I have to find a way to leave my insecurities in that tomb. I have to find a way to silence that voice. I have to find a way to be happy with who I am now. Easter is not the day we all go back to normal. Easter is the day we move forward, a new beginning. Christ didn’t leave the tomb and tell his disciples, “Let’s get back to Galilee.” Christ died and came back new, leaving the wrappings of his death in the tomb. So what will be different for you on Easter? What do you need to leave in the tomb?

I know that voice is gonna be with me for awhile longer, and I know my anxieties will never leave me completely. But that doesn’t mean I’m not gonna keep working on it. It’ll never get better if I keep on as I have been, so I’m gonna try something new. I’m gonna try to find ways to tell myself that I am worthy, and loved, and acceptable just as I am. And I’m gonna get myself a pretty dress that looks like I love my body (even though I don’t feel it yet). I’m not gonna keep hiding myself from the world because of my anxiety. I’ve got to keep choosing courage.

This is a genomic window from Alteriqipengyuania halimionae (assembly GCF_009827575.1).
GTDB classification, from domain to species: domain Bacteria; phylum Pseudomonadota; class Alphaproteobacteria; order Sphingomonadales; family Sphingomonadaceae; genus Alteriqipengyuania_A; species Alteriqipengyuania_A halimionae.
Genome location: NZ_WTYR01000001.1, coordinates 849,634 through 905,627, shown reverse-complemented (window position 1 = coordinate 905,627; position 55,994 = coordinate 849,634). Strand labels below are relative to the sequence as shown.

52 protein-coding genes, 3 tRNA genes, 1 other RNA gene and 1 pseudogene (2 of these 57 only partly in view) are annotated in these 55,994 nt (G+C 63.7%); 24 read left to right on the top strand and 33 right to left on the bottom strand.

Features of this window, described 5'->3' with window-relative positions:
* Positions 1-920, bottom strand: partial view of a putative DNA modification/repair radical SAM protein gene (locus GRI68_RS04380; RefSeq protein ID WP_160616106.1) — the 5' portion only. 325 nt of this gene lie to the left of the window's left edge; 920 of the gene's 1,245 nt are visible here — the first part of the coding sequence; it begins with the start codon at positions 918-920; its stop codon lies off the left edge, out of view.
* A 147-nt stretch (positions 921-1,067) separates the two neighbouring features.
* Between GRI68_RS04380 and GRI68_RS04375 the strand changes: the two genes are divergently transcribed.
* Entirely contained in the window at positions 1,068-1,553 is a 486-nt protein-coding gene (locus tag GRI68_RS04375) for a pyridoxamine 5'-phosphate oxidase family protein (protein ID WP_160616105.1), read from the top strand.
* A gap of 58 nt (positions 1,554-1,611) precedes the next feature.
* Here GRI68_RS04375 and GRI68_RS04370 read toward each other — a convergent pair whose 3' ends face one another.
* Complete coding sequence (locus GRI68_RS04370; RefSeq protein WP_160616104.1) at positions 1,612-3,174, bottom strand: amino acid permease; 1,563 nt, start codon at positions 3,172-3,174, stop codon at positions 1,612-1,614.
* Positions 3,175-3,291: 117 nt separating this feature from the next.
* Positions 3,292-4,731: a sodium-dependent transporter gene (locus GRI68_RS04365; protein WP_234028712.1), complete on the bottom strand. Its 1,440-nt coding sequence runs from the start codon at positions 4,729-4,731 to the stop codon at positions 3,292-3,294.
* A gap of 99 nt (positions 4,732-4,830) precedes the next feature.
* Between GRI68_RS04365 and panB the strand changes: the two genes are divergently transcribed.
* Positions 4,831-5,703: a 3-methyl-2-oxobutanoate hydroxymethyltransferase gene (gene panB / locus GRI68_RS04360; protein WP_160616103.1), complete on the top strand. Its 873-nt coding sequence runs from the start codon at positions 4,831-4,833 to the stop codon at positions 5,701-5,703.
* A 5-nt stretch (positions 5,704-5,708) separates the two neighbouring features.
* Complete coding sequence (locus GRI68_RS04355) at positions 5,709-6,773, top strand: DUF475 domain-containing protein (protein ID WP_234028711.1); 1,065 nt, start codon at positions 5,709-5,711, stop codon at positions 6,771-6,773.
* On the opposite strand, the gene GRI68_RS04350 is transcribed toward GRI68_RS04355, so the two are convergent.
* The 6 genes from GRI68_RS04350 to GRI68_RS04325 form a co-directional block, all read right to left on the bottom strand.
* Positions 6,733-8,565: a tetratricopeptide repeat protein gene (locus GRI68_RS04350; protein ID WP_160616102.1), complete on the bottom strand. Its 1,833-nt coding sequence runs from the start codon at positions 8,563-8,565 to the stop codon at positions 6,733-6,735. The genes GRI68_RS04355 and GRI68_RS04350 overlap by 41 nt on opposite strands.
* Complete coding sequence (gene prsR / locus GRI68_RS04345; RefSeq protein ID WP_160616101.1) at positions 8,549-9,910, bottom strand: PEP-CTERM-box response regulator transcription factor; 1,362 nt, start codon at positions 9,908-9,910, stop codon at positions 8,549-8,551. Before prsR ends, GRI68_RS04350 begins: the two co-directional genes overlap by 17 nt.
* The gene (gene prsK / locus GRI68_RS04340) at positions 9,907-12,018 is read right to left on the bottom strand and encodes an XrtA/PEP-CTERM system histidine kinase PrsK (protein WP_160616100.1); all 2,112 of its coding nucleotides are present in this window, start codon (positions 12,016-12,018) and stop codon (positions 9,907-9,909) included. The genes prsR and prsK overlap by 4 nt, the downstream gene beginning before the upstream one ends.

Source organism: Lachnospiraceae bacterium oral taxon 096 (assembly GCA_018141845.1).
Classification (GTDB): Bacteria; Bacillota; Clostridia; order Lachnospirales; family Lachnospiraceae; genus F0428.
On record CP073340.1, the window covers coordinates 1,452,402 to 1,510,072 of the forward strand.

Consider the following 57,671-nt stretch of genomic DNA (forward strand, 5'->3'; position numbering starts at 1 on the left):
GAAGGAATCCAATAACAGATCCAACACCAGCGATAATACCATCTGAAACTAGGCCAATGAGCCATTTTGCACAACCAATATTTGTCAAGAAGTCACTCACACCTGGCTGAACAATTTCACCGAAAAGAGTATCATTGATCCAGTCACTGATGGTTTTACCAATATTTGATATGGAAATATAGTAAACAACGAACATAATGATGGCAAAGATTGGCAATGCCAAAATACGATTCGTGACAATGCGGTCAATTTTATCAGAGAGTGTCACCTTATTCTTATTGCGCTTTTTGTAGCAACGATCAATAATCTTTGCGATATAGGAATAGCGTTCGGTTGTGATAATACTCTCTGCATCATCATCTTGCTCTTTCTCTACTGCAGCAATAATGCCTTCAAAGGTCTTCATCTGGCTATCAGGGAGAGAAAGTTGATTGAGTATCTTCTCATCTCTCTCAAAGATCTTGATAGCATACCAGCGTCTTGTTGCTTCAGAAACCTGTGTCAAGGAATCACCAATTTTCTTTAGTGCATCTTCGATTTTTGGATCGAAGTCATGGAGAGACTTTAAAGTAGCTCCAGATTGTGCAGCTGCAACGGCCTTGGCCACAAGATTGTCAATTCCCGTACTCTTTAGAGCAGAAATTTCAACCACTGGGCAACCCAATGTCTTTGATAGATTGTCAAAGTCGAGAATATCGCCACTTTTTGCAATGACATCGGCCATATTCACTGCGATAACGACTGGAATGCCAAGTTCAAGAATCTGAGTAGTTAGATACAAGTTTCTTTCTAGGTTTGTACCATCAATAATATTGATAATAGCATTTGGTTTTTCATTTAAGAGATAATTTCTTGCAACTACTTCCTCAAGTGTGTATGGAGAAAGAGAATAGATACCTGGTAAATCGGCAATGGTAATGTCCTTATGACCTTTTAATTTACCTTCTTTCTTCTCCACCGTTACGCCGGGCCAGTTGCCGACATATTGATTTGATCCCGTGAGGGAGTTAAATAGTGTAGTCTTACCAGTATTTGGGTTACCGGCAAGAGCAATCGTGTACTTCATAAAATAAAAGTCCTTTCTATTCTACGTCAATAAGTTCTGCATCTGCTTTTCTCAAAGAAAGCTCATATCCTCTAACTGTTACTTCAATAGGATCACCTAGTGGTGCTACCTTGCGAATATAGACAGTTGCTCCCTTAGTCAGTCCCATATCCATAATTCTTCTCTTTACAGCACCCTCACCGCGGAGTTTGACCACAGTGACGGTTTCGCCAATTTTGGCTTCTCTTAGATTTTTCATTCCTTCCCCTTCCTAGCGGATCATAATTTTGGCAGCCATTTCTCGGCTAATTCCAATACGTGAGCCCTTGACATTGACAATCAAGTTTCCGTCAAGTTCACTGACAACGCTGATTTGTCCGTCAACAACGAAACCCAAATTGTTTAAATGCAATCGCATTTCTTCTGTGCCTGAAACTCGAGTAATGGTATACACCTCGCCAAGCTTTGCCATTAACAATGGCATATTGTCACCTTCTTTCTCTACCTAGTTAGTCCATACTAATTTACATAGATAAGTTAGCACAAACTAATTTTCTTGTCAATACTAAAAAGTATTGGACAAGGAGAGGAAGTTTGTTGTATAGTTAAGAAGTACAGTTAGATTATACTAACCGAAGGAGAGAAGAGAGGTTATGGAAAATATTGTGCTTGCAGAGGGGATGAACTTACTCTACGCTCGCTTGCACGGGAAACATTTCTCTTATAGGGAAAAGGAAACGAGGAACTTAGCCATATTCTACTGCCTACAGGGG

Creating a Prophet’s Playlist – Self-Love

Creating a Prophet’s Playlist – Self-Love

I haven’t finished my research on being a prophetic people yet, but I am completely convinced that the first step towards embracing the role of prophet is being grounded in our own giftedness. Understanding who we are, our own talents and skills – not in a way that boosts our egos or as social status, but recognition of ourselves as blessed uniquely within our community, and ourselves as blessing to the community. I get tired of the forced humility in our society that tells us we can’t acknowledge our own strengths, because it would be arrogance or boasting. Because if we’re living in community we all have a role to play, and we need to be able to confidently contribute.